Cedefop has been monitoring the adoption of artificial intelligence and new digital technologies by EU Member States, as these are becoming part of the EU’s new reality in a post-coronavirus world.
In the productive sector, considerable progress is taking place in the development of processes, machines and materials, requiring a permanent adjustment of skilled worker profiles. Further, limitations of natural resources, environment protection and the recycling of materials constitute main challenges for the industry, which has been investing for years in the development of new materials and efficient recycling structures. To respond to these changing needs, the vocational aptitude diploma programme ‘Specialised agent in smart materials’ was introduced in the school year 2020/21.
The National Institute for Public Policy Analysis (INAPP) has launched a survey to assess key skills in the vocational education and training (IeFP) system with the aim of improving the system’s quality, effectiveness and attractiveness, in line with current activities for the national qualifications framework.
Cedefop’s ReferNet partners share how their countries responded to the unprecedented challenges posed by the coronavirus pandemic on national education and training systems, including vocational education and training (VET), which typically takes place in schools and companies in the form of practical training or apprenticeships.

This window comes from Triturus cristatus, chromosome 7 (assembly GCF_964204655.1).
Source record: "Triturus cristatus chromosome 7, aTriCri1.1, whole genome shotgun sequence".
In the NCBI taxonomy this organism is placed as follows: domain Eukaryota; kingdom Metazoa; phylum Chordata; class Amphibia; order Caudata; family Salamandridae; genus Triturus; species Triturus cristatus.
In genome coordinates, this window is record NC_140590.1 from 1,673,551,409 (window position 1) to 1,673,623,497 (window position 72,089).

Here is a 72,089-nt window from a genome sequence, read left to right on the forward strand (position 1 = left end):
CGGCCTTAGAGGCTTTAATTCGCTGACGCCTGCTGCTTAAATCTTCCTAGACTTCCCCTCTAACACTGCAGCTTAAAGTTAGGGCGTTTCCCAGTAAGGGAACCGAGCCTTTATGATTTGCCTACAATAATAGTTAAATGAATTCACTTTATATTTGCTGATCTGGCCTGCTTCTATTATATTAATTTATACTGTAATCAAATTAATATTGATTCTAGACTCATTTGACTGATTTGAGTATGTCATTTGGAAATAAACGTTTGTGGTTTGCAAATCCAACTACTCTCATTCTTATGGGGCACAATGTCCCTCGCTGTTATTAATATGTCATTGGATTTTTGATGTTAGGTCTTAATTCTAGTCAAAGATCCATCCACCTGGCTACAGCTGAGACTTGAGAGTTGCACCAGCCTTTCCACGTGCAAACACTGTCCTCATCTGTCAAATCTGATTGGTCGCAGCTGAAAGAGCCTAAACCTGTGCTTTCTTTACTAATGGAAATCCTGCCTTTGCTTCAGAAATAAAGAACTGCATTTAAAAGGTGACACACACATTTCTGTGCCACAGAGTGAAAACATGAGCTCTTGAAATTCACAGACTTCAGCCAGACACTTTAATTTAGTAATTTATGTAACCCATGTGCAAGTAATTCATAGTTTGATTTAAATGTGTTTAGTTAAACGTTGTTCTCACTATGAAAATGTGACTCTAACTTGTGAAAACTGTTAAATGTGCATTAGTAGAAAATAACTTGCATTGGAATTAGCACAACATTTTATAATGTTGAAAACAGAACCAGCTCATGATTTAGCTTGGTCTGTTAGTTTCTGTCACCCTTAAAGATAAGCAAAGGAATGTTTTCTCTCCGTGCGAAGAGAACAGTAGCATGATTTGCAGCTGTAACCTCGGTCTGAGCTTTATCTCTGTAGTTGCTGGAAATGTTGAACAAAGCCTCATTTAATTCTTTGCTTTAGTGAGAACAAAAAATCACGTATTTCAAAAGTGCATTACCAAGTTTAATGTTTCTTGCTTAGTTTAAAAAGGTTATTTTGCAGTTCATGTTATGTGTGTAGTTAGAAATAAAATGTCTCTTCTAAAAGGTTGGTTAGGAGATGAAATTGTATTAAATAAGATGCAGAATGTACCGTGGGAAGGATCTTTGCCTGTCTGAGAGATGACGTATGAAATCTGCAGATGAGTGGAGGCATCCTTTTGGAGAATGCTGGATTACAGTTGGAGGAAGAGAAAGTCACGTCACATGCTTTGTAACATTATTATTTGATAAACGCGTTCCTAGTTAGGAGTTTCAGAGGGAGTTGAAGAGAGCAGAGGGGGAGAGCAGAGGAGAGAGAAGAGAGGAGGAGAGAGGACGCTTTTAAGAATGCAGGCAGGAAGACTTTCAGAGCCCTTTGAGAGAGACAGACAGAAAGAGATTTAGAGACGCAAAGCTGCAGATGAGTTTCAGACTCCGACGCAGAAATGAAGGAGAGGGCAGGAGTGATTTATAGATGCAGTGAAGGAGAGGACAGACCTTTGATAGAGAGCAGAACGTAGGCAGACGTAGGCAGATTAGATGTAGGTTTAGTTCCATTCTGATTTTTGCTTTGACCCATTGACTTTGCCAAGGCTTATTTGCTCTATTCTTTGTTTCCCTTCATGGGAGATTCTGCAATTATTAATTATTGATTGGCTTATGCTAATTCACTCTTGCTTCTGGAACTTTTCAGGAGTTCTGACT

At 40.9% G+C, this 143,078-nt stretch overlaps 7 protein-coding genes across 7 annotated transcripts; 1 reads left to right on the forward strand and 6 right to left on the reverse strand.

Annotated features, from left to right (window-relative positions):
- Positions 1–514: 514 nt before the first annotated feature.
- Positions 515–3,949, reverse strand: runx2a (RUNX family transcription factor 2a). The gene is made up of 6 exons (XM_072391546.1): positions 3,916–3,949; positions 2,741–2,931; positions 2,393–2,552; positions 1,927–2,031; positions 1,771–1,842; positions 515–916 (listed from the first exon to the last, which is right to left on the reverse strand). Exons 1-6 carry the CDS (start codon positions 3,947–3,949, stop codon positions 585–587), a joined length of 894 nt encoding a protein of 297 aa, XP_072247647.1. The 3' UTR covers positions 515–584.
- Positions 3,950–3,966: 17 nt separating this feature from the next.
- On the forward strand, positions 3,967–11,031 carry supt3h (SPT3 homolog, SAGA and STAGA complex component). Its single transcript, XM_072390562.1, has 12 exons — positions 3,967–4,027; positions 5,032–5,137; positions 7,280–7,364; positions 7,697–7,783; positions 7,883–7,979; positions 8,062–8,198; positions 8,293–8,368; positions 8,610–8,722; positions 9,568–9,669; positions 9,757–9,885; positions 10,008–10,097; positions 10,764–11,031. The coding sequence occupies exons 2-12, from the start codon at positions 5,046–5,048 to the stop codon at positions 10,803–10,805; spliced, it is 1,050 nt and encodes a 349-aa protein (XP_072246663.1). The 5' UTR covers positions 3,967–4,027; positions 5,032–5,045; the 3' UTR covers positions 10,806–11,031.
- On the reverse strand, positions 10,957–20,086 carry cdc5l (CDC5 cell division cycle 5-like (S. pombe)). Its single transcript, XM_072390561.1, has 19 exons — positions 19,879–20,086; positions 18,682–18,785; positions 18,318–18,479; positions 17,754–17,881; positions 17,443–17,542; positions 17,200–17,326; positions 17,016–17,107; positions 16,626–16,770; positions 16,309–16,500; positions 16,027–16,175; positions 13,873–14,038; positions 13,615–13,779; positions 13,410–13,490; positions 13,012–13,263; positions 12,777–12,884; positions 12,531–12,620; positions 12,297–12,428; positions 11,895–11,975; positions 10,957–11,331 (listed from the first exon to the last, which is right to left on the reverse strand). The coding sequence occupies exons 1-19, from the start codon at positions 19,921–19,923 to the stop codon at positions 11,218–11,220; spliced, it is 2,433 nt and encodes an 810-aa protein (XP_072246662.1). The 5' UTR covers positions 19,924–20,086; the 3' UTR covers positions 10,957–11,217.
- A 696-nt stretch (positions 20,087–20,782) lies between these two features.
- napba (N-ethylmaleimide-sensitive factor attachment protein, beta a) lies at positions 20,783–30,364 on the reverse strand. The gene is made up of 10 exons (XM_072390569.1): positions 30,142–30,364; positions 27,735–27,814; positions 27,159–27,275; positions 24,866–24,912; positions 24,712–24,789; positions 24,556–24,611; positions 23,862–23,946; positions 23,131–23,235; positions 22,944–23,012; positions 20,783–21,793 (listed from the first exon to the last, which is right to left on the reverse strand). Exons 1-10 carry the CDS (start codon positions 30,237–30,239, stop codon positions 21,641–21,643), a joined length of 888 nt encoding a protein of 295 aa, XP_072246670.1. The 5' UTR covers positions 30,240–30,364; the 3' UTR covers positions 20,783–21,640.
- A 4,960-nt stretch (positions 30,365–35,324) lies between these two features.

The Malta College of Arts, Science and Technology (MCAST) strategic plan, launched in May 2019, outlined seven strategic objectives aiming to stimulate inclusion, excellence and equity in VET.
On 5 February 2020, the Ministry for Education and Employment (MEDE), in collaboration with the health ministry, issued the first circular informing parents and legal custodians about Covid-19 with information on protection measures that minimise the spread of respiratory infections. A fortnight later, the MEDE issued a second circular.
The Covid-19 outbreak has had a huge impact on the Norwegian economy, working life and, not least, the education sector. The pandemic has completely changed the everyday lives of teachers, students and apprentices.
At the beginning of the Covid-19 pandemic, the Croatian healthcare system faced a global shortage of medical supplies such as gloves, masks and disinfectants that protect healthcare workers against infection with SARS-CoV-2. In March 2020, numerous VET providers engaged with this shortage in a bottom-up initiative to produce face shields through 3D technology.